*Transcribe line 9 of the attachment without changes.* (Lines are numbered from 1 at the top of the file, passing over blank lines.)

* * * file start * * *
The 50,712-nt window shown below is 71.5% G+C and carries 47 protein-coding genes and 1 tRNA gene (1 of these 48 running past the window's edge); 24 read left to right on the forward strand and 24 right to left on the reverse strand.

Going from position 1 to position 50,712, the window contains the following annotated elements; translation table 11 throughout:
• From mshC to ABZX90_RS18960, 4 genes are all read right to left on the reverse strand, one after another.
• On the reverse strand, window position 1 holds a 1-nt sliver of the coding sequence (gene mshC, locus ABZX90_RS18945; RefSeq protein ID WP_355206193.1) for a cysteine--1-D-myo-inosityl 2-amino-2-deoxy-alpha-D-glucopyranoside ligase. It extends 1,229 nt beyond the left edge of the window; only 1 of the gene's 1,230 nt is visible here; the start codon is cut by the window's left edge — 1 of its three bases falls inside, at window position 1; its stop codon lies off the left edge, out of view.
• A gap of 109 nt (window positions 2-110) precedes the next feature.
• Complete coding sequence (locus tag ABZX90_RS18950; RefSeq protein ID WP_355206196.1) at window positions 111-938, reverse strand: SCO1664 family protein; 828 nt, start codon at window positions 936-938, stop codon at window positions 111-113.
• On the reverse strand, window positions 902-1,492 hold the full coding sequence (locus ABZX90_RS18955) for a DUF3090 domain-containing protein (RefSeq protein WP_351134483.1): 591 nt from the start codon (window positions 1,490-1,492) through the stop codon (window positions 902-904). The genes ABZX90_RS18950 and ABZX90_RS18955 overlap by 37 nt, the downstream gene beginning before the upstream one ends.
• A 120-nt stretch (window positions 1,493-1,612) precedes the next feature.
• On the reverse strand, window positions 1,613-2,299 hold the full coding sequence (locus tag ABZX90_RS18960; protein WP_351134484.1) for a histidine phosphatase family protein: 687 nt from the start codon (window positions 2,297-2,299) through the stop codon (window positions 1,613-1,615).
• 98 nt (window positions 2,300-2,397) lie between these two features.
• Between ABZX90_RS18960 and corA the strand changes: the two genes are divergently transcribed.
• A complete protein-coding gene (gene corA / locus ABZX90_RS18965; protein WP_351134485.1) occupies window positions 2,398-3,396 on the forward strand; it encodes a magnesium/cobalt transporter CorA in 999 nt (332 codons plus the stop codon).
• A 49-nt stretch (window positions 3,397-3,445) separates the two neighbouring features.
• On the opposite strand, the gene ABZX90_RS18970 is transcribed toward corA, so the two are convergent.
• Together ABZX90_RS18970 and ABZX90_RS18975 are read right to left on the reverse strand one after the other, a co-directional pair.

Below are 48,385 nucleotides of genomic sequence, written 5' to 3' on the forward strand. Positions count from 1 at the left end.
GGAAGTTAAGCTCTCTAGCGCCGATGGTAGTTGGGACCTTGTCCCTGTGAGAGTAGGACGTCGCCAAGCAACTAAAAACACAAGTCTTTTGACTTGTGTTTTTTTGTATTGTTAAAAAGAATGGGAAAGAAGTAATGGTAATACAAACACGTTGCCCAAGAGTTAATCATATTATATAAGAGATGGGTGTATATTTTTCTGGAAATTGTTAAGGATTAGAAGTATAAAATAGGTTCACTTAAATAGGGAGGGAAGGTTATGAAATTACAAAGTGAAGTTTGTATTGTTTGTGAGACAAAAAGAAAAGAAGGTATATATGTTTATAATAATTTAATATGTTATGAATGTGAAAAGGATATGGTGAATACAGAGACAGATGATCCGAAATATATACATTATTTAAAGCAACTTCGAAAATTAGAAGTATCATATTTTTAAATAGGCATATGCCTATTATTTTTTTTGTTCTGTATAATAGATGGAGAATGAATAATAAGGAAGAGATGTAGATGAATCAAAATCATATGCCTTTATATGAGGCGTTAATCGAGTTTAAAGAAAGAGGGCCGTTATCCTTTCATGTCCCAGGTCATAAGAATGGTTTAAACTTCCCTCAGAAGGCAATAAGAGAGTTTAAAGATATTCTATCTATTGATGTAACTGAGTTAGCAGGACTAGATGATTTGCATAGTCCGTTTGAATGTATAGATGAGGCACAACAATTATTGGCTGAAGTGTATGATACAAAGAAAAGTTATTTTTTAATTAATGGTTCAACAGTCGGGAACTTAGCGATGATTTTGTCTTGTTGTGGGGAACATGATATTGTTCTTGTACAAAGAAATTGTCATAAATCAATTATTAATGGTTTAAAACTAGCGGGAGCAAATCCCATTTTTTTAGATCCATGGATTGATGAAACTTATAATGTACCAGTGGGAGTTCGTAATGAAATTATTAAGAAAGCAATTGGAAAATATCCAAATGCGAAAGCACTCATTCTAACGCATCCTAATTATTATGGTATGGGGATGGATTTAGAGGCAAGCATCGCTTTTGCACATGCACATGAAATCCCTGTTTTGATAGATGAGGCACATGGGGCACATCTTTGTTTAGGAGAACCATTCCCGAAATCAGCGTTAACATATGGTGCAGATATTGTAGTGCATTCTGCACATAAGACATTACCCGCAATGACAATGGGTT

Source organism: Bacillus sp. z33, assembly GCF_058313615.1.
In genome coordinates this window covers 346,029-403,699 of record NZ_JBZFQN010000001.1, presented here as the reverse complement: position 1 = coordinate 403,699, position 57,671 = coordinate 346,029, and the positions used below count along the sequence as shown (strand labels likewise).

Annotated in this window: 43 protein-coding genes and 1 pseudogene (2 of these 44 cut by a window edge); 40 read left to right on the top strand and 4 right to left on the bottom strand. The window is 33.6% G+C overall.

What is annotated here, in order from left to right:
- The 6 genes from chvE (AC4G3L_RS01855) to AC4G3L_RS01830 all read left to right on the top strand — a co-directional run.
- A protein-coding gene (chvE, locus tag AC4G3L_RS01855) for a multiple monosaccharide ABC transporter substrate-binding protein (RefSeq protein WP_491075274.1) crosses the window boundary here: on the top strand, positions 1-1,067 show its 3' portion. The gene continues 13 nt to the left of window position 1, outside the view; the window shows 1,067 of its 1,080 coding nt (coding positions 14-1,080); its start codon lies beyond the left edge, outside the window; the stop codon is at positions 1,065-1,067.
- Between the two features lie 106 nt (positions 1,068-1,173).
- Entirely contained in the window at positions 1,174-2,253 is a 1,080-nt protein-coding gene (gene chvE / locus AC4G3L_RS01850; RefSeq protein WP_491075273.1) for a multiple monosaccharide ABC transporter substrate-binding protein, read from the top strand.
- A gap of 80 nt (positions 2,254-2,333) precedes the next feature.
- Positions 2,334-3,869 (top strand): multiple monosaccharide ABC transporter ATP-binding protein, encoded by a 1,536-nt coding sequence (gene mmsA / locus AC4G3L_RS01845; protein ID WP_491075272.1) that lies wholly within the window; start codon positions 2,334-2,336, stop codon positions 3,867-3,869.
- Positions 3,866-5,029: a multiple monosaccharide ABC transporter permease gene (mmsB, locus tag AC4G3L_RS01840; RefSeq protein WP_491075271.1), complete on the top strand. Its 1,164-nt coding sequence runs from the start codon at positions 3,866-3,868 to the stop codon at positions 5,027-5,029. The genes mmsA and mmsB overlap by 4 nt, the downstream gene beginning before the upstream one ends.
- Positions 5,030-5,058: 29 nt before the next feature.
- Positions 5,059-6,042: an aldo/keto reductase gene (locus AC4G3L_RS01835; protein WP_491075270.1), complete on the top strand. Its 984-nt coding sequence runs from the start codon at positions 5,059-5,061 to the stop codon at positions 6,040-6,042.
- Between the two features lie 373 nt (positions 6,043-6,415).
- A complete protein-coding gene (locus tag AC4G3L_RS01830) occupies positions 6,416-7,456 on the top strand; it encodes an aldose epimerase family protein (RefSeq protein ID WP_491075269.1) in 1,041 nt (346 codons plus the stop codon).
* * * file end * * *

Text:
• On the reverse strand, window positions 1,613-2,299 hold the full coding sequence (locus tag ABZX90_RS18960; protein WP_351134484.1) for a histidine phosphatase family protein: 687 nt from the start codon (window positions 2,297-2,299) through the stop codon (window positions 1,613-1,615).